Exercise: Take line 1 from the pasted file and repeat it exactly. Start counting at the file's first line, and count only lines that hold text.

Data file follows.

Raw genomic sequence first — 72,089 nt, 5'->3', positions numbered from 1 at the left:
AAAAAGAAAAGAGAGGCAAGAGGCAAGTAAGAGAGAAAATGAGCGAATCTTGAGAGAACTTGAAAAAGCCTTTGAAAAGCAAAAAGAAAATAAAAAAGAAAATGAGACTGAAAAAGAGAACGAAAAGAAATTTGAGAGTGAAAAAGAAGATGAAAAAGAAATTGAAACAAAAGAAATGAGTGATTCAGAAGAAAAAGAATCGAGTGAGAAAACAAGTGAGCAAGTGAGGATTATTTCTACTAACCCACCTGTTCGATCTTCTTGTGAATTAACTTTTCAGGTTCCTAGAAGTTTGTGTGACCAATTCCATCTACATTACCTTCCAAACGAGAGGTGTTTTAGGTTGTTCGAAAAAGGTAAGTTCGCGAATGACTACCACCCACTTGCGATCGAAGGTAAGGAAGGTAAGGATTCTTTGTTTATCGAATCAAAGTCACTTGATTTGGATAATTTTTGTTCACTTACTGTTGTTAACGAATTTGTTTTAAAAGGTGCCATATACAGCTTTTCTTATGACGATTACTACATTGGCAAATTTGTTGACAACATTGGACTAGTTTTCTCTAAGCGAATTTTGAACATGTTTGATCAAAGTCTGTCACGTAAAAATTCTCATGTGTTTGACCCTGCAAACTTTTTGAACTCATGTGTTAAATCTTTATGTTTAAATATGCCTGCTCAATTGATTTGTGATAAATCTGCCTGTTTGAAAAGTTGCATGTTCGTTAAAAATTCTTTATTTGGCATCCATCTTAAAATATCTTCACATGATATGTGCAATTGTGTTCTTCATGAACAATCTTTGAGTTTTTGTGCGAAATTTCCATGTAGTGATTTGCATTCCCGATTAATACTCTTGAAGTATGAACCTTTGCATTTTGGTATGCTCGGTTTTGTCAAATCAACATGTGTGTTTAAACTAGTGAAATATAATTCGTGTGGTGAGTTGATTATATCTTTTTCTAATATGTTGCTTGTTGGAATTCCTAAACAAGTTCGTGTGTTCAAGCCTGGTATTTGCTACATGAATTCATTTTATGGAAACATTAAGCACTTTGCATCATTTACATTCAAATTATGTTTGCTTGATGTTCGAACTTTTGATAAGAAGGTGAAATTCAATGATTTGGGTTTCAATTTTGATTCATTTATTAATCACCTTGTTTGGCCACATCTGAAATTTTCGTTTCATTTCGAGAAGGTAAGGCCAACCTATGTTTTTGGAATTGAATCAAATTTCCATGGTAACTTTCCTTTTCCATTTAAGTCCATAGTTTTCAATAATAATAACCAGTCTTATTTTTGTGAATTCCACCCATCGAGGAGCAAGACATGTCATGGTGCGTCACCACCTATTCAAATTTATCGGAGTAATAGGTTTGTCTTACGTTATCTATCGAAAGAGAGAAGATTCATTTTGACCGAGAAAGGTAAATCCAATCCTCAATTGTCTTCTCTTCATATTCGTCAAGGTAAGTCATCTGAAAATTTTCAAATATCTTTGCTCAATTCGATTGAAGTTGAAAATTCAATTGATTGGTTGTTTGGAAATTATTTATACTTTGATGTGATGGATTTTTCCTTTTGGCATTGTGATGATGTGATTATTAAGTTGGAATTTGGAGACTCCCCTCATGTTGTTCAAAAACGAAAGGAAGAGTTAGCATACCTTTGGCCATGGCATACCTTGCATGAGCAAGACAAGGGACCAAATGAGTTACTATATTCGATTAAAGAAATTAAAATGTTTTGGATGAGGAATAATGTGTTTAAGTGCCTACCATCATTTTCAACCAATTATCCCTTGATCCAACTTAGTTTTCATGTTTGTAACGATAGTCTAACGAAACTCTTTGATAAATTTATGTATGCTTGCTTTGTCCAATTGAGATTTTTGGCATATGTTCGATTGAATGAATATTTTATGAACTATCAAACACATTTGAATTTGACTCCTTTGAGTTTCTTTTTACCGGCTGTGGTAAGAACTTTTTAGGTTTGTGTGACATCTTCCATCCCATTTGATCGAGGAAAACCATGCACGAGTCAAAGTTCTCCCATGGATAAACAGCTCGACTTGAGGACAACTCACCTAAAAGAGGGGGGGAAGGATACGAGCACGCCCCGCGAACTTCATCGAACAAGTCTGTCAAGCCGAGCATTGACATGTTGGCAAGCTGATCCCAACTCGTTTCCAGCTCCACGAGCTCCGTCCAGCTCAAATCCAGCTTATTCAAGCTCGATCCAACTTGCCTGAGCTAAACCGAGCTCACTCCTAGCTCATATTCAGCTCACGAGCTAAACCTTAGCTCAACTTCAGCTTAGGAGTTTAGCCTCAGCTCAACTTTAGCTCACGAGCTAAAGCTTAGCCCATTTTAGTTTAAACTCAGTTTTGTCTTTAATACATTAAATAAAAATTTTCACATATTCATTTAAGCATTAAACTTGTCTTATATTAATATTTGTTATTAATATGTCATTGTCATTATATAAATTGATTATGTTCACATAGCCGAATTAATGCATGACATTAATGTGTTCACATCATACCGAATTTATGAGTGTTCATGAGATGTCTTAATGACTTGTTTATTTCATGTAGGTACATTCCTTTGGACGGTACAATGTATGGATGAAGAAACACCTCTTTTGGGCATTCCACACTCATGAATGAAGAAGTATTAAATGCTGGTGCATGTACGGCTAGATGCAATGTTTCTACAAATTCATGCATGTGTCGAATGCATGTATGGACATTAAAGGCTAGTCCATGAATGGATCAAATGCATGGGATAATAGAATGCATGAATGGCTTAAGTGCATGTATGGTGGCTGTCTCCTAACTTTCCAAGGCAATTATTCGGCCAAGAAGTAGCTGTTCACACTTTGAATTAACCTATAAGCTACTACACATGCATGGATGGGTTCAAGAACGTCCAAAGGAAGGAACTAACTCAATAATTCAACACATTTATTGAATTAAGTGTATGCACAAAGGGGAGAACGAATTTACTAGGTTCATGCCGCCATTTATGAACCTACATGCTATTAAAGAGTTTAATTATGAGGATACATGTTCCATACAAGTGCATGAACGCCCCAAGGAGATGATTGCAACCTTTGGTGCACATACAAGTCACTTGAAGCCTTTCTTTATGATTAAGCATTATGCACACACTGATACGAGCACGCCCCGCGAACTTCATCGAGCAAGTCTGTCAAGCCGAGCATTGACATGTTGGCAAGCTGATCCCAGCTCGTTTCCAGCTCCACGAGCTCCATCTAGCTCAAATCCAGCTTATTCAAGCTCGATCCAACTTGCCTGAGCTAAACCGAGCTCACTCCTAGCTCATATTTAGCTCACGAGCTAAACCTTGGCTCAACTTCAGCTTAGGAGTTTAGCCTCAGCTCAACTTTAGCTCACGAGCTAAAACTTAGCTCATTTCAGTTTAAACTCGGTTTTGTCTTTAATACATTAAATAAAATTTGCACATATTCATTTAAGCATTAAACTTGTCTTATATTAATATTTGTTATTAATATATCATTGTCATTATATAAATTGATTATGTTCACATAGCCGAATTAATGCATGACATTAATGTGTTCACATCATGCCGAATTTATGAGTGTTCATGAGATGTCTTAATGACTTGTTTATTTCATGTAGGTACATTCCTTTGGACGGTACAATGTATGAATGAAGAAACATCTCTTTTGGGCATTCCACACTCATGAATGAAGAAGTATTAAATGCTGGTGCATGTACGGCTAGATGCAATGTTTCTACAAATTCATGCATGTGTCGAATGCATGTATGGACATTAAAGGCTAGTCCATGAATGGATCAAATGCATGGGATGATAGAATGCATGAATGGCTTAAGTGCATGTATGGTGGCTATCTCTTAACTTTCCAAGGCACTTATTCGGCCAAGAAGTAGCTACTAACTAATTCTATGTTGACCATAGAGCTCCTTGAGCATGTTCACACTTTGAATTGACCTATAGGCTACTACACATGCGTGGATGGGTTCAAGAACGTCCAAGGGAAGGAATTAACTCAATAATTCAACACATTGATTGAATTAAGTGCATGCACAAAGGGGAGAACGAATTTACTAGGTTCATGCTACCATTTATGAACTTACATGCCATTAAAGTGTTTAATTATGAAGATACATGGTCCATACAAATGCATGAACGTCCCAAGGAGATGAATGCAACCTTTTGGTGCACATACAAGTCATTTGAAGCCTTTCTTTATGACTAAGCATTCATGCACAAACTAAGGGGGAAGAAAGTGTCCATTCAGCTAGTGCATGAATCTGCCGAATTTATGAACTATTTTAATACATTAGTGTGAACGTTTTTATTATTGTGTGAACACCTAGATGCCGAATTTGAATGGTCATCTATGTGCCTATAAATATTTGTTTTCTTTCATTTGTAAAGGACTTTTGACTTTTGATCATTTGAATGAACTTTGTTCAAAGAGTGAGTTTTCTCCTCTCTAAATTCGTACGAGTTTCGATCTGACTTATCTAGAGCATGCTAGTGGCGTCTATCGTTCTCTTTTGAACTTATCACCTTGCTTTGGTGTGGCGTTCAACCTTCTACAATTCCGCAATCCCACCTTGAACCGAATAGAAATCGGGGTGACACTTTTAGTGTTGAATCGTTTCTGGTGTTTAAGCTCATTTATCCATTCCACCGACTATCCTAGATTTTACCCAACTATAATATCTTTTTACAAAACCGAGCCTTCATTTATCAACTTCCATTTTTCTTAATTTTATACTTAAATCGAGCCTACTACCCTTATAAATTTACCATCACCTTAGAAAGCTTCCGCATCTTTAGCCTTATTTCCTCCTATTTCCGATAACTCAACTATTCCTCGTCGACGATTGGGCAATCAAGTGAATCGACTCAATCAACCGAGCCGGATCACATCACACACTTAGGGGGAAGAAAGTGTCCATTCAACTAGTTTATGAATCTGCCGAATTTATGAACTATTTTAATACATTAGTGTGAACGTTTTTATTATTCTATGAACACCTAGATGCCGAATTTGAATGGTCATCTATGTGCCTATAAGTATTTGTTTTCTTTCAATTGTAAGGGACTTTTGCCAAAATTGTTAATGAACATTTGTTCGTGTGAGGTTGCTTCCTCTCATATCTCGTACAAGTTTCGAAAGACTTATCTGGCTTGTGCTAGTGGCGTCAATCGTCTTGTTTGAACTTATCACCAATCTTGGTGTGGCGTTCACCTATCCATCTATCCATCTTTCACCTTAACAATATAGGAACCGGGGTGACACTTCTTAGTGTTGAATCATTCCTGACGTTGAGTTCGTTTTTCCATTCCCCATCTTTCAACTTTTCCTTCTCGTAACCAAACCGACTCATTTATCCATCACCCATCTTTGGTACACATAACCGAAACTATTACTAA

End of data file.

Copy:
Raw genomic sequence first — 72,089 nt, 5'->3', positions numbered from 1 at the left: